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dc.contributor.advisorElvira Roncalli
dc.contributor.authorMull, Branan
dc.date.accessioned2020-04-30T10:09:51Z
dc.date.available2020-04-30T10:09:51Z
dc.date.issued2017-12-11
dc.identifier.urihttps://scholars.carroll.edu/handle/20.500.12647/3595
dc.description.abstractIn this paper I examine issues related to public and private “moral authority”, and how this public moral authority interferes with the exercise of private moral authority. This paper explores what public authority is, and why that while in other field it can properly exist, in terms of morality it by its very existence is problematic because 1) it interferes with the exercise of reason in determining ethical action and 2) because it treats the public moral authority as something other than a human being. I then look to several ethical dilemmas as presented by several philosophers and show how this public moral authority interacts with these dilemmas as well as how this exercise of public moral authority is distinct from ethical reasoning that roots itself in a particular ethical theory.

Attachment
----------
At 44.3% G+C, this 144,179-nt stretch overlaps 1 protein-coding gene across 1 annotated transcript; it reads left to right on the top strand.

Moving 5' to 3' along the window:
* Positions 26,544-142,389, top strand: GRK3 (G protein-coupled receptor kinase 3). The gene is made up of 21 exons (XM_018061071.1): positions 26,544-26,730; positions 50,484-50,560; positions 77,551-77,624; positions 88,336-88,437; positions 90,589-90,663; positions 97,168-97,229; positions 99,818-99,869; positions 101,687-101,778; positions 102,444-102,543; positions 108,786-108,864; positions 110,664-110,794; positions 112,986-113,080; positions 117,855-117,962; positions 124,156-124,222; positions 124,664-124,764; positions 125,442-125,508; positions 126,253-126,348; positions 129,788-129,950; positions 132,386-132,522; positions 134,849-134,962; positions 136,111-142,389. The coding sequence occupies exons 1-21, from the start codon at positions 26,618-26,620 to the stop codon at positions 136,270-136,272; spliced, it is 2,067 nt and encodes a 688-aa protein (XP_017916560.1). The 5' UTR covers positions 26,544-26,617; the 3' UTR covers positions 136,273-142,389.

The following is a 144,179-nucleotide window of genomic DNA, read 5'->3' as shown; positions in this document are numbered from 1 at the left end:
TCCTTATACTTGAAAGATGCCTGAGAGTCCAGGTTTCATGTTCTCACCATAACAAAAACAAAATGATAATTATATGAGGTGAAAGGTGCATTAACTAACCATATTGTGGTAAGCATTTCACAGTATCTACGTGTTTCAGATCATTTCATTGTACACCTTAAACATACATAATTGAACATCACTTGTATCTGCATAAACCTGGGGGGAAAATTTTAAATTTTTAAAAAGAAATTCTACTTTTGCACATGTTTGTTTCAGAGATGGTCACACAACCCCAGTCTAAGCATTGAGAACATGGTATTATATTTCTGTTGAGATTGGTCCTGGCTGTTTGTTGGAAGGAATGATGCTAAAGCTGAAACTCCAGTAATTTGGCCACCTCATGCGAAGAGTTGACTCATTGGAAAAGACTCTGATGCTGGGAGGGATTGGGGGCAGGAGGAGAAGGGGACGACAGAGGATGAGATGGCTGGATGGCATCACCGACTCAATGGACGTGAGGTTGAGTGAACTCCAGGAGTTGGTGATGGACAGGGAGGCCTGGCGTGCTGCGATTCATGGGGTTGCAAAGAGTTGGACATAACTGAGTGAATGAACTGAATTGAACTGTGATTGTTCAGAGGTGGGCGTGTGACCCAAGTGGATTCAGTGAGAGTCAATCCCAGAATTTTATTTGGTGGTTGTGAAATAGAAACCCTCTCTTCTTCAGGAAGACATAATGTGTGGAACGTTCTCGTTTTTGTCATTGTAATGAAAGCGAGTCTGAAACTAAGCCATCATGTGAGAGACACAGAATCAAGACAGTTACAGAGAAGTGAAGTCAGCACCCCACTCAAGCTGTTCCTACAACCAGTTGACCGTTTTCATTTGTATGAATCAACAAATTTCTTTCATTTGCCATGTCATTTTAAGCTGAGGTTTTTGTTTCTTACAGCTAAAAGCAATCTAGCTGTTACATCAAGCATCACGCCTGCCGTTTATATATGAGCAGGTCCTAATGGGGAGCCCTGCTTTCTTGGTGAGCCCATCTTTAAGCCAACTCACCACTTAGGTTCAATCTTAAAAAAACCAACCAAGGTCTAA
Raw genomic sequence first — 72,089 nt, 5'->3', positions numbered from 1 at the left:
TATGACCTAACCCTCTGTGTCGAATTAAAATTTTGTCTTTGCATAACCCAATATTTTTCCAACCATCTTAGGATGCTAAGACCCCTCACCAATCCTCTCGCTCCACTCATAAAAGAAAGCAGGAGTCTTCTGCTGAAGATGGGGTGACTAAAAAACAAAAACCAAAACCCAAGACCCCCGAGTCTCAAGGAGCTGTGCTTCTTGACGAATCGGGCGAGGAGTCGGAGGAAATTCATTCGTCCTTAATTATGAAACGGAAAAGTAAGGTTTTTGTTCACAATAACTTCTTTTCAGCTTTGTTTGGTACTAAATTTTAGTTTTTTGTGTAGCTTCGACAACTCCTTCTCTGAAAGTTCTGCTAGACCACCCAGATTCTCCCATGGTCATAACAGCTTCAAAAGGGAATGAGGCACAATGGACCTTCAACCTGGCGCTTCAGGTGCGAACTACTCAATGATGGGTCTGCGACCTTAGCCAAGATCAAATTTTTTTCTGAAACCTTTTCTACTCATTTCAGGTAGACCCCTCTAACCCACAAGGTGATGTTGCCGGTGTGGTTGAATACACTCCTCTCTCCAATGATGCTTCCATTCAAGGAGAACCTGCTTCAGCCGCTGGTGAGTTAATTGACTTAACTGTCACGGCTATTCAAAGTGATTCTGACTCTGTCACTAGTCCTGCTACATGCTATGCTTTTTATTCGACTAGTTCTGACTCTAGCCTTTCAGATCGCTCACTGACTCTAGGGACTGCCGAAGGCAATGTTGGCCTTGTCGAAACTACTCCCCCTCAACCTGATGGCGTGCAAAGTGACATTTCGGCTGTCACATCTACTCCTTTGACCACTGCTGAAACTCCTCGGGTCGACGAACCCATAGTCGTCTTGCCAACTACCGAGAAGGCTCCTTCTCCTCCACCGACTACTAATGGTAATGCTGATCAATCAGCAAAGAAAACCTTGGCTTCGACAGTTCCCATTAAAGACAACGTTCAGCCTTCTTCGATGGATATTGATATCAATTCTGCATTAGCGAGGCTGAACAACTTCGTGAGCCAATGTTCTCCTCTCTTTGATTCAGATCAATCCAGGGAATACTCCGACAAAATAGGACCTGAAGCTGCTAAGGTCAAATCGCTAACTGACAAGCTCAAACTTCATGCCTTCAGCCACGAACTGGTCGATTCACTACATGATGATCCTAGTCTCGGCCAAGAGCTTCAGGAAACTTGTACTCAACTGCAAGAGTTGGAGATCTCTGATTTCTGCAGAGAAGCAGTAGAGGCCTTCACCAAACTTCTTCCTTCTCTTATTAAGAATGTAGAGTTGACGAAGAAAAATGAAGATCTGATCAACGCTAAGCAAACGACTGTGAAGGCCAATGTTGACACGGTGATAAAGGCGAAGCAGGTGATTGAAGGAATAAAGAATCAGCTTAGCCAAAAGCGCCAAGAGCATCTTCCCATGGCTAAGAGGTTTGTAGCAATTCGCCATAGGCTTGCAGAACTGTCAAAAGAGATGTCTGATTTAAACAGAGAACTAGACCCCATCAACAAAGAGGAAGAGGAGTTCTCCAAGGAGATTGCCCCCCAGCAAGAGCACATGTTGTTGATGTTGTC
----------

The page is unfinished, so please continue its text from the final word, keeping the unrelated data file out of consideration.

dc.titleGadflies Nibbling
dc.typePaper
carrollscholars.object.departmentPhilosophy
carrollscholars.object.disciplinesEthics and Political Philosophy; Philosophy
carrollscholars.legacy.itemurlhttps://scholars.carroll.edu/phil495/moral_authority/moral_authority/10
carrollscholars.legacy.contextkey10809478
carrollscholars.object.seasonFall
carrollscholars.object.coursenumberPHIL 495
carrollscholars.object.coursenameMoral Authority


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